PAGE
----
Jerry Gogosian, the formerly anonymous Instagram persona and art world satirist is teaming up with Sotheby’s to curate “Suggested Followers: How the Algorithm is Always Right,” a 20-artist group show whose curation was guided by the social media platform’s content ranking system. Gogosian—whose real name is Hilde Lynn Helphenstein—uses her dark sense of humor and memes to explore the boundaries and gatekeeping of the art world. However, outside of her account, Helphenstein is an independent art curator and former Los Angeles gallerist, and her show for Sotheby’s, which opens tomorrow at the auction house’s New York gallery, features both established and emerging talents, many of whom have not yet been introduced to the market.
Since launching Jerry Gogosian, an homage to art critic Jerry Saltz and art dealer Larry Gagosian, in 2018, Helphenstein has become one of art criticism’s most funny and vivacious voices. Her fresh perspective, too, picks at social media’s influence on the art market. “We are inextricably living with the algorithm which acts like God and the Devil,” she says ahead of the show. “It fulfills wishes, informs your style, shapes your aspirations, and it visually teaches you about contemporary art. On the other hand, it can also shadowban you, humiliate you and alienate you.”
Helphenstein curated the group of artists for the show using the Explore Page feature on the visuals-first app—a tab that suggests Instagram accounts a user may like based on their activity. @JerryGogosian’s account suggested artists including Sarah Thibault, Ronan Day-Lewis, Gigi Rose Gray, Joshua Citarella, and Marc Quinn for this first-of-its-kind collaboration. “The concept for the exhibition was natural,” she says. “Since the show was curated by @jerrygogsian, it had to be art based inside Instagram's Suggested Followers and now we intentionally brought Jerry's likes and saves into IRL. The Sotheby's team was fully on board with that too and I was a little shocked to be honest. We were letting an app curate via an avatar.”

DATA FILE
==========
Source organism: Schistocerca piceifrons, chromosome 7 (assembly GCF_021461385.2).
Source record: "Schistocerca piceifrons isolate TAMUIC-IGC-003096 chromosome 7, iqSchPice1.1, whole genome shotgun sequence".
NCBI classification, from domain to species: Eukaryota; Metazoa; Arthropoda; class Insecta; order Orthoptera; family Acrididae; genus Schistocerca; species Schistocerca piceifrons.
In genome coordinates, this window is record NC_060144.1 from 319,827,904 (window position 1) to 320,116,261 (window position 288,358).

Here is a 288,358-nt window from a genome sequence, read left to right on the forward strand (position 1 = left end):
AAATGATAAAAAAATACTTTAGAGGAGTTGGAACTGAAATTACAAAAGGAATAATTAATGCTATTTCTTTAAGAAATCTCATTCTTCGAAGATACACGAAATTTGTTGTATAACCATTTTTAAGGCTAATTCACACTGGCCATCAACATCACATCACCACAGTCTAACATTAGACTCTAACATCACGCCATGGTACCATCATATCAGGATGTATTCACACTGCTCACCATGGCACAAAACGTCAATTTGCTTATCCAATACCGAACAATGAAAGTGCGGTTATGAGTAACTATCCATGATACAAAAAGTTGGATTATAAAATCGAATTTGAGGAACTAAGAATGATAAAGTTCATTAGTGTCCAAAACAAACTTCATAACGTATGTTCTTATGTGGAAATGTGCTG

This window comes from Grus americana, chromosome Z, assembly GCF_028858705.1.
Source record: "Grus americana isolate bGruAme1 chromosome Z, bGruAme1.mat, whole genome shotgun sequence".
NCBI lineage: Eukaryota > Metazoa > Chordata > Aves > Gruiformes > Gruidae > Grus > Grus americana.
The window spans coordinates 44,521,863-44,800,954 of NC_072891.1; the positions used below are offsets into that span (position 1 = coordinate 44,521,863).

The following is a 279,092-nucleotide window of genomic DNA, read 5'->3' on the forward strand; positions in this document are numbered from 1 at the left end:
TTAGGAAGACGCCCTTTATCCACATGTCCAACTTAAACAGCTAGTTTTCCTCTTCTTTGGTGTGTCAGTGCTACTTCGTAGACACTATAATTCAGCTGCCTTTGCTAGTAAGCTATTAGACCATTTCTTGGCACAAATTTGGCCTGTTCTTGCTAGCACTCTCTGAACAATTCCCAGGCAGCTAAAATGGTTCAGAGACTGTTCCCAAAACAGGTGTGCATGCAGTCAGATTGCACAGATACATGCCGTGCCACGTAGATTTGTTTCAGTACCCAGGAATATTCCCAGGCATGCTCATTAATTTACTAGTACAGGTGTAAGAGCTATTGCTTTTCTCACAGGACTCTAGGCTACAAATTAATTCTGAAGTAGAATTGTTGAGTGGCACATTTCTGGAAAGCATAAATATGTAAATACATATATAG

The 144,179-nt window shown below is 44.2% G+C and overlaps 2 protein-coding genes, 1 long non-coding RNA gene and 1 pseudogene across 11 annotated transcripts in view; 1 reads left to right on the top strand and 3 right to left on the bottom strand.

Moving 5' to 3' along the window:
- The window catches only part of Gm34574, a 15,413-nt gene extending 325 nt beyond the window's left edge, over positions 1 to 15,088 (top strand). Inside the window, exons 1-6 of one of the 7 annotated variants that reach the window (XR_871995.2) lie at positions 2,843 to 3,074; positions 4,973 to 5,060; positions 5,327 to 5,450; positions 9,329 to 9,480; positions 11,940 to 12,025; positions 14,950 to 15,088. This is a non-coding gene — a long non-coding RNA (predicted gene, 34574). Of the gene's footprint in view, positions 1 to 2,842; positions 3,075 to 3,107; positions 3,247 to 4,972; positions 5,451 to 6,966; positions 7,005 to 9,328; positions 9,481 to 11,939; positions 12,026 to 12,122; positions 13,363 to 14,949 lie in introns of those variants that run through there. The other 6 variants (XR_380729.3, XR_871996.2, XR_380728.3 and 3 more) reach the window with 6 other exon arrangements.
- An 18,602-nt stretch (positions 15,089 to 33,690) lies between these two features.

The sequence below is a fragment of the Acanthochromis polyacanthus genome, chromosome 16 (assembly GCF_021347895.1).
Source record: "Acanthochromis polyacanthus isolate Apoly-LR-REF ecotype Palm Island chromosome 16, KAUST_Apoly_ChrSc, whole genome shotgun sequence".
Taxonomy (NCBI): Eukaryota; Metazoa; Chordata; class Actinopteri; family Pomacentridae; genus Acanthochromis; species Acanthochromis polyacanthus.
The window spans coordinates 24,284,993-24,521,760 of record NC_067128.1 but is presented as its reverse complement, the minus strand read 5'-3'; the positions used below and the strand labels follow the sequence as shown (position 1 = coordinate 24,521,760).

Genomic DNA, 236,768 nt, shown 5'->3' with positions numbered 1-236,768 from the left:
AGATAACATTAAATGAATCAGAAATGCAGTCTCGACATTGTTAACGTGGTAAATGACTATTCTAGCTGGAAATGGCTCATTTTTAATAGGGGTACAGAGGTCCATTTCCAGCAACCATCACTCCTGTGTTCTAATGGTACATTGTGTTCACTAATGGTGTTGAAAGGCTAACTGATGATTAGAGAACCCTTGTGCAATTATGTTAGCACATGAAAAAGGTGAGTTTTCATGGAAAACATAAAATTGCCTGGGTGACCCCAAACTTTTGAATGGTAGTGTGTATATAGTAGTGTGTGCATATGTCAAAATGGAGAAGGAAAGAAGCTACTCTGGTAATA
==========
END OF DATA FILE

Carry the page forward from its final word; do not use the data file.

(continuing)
This “IRL explore page” of a selling show is not only a commentary on the power of Instagram, but also an opportunity to showcase relatively unknown artists alongside those who have been previously recognized. It reflects the way that social media influences what art collectors like, buy, and discover. It’s a space that Jerry Gogosian knows well. “As we got to know each other better,” says Helphenstein of the Sotheby's Buy Now team, with whom she collaborated, “I think they began to understand that Jerry is a character that lives in an absurd universe.”
Jerry Gogosian proves that the old way of doing things doesn’t necessarily mean it’s the right or the only one. The exhibition concept builds a community unlike the current art world, where accessibility and opportunity are open to many more talents. And its curatorial strategy, which relies on strings of Internet-driven connections, is a truer tale of the way that art historical research can be done today. For this show, a Marc Quinn work featuring Kim Kardashian led Helphenstein to Max Rippon’s hand-painted absurdist headlines and then to Seibren Versteeg’s digital artwork in which a computer program creates a daily image of him reading the newspaper and finally to Henry Gunderson’s paintings of a computer’s mind. “AI is binary at the moment, and it can really punish you if the program reads you wrong,” says the curator. “It's rough and rewarding depending on how you play the game. And finally, you'll encounter a Kardashian no matter where you look.”
“Suggested Followers: How the Algorithm is Always Right,” is on view at Sotheby’s New York from September 24, 2022, to October 3, 2022, at 1334 York Ave, New York, NY 10021.